The way Americans view the economy has undergone a dramatic shift in the week since Donald Trump was elected president of the United States.
There was a surge in economic confidence according to Gallup’s weekly tracking poll of how Americans feel about the direction of the country.
Gallup’s Economic Confidence Index, based on an average of how Americans view current economic conditions and whether or not they think the economy is improving, gives a score between -100 (every respondent says the economy is bad and getting worse) and +100 (every respondent says the economy is good and getting better).
The index registered a -10 during polling done over November 1-7 — before the November 8 election — and then jumped up to +3 for the post-election November 9-13 period. This is the first time the index was not in negative territory since March 2015.
The 13 point jump, according to Gallup, primarily came from a partisan shift following the election.
“The increase in economic confidence mostly stems from Republicans’ more positive views after Republican Donald Trump won the election,” said the release from Gallup.
“Gallup has previously noted that Americans view the economy through a political lens. Republicans have had a dismal view of the economy — especially of its future direction — during Democratic President Barack Obama’s two terms.”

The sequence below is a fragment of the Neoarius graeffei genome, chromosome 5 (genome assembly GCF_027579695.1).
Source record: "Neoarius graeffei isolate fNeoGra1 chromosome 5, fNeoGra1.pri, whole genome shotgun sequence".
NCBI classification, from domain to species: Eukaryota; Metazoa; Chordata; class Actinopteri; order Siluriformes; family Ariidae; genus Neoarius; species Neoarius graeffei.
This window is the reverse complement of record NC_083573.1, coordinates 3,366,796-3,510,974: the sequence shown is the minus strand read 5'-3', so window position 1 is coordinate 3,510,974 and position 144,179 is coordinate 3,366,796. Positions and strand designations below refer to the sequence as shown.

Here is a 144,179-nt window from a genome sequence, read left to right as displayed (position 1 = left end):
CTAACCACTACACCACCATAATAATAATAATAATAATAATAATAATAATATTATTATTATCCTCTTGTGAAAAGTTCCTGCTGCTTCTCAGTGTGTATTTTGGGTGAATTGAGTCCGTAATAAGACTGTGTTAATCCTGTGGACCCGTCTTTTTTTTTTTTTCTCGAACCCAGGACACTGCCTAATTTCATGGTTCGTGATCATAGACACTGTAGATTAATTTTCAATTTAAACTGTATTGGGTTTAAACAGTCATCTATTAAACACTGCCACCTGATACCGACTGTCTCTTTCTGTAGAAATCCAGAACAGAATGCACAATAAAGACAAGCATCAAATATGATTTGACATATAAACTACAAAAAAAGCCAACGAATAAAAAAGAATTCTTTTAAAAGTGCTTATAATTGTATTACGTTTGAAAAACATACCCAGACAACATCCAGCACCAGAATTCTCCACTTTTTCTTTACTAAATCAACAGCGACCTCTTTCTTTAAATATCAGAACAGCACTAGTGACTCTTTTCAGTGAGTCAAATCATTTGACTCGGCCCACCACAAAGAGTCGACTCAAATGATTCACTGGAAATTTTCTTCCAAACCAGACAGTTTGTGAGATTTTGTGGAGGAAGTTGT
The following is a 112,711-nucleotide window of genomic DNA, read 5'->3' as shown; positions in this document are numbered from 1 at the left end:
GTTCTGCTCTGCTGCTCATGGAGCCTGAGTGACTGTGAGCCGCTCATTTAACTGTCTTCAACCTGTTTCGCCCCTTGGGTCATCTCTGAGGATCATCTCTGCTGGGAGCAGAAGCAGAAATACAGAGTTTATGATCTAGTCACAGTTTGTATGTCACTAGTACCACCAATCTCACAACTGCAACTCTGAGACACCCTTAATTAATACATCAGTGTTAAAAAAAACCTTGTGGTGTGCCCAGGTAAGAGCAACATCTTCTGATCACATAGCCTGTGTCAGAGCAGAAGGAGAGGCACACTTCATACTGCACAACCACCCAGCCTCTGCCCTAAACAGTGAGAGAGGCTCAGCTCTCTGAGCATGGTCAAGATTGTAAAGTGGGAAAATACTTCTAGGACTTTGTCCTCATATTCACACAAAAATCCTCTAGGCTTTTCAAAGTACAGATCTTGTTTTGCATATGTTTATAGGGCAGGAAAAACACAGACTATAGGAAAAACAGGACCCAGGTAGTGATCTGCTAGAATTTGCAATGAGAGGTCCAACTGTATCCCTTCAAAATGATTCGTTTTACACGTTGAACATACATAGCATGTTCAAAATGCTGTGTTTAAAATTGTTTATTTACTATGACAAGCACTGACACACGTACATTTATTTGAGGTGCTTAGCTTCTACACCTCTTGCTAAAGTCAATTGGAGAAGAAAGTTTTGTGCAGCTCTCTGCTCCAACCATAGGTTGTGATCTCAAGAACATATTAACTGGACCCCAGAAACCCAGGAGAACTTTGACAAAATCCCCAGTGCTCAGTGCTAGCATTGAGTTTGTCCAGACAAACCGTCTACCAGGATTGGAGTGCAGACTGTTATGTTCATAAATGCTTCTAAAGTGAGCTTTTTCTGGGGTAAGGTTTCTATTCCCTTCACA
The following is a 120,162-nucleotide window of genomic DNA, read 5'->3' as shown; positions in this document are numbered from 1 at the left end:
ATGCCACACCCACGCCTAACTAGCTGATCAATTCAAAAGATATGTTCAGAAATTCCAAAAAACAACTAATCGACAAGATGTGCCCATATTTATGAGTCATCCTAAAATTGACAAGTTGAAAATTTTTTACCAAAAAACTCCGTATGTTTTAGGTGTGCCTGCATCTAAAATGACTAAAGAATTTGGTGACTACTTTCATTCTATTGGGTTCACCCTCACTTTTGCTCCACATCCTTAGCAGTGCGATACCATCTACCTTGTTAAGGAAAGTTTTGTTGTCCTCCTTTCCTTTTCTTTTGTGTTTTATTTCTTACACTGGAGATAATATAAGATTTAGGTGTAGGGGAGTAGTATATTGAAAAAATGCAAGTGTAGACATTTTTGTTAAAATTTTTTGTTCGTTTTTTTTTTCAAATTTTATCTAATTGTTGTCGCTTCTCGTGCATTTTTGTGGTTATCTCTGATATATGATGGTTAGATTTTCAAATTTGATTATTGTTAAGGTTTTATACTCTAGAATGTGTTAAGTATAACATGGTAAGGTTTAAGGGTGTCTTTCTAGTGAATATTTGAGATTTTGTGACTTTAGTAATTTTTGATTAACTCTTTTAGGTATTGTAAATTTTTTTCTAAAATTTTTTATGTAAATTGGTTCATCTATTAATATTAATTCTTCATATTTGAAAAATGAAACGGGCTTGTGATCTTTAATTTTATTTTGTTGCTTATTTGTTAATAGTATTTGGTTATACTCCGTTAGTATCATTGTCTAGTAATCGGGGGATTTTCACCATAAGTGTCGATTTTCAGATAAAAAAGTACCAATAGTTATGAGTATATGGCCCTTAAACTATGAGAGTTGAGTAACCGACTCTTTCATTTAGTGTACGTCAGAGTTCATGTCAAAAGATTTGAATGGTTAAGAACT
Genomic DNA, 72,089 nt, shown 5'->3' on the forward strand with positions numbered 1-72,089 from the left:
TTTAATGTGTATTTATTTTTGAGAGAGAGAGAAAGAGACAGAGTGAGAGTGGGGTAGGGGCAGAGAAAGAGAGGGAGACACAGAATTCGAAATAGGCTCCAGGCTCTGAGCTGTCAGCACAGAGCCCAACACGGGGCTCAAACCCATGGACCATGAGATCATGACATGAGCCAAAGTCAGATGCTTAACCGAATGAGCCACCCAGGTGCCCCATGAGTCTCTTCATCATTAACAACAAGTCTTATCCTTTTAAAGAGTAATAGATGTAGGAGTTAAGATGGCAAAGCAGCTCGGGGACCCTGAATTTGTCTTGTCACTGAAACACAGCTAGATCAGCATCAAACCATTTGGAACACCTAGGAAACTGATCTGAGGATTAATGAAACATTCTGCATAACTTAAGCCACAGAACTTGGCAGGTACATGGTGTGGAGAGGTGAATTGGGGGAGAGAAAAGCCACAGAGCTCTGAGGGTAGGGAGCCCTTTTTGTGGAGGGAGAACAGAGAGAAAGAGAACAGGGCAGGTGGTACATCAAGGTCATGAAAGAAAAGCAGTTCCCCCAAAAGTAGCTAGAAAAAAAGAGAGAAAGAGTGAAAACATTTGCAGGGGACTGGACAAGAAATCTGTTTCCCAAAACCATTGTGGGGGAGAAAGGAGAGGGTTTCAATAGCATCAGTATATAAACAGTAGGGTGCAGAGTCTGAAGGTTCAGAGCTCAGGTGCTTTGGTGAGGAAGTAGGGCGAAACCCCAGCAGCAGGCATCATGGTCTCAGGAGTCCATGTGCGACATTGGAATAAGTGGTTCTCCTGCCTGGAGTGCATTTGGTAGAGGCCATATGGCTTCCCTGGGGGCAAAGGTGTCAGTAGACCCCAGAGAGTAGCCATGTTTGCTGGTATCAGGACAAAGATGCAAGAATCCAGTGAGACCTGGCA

In fact, the proportion of Republicans saying the economy is getting better improved from just 16% in the pre-election period to 49% after Trump was elected. For Democrats, it did the opposite, falling from 61% to 46%.
“The election of Trump has transformed the way Republicans and Democrats view the economy, particularly in their assessments of whether it is getting better or worse,” said the release. “But given the political and economic tumult of the past week, measures of the index in the coming weeks may be more indicative of U.S. economic confidence in the year ahead.”
It is important to note — despite the huge swing in Gallup’s polling — unemployment is still low, inflation is still undershooting the desired target, wage growth is hitting its highest level since the recession, and corporations have just emerged from an earnings recession.
Basically, opinions have changed but the underlying economic conditions haven’t. Go figure.
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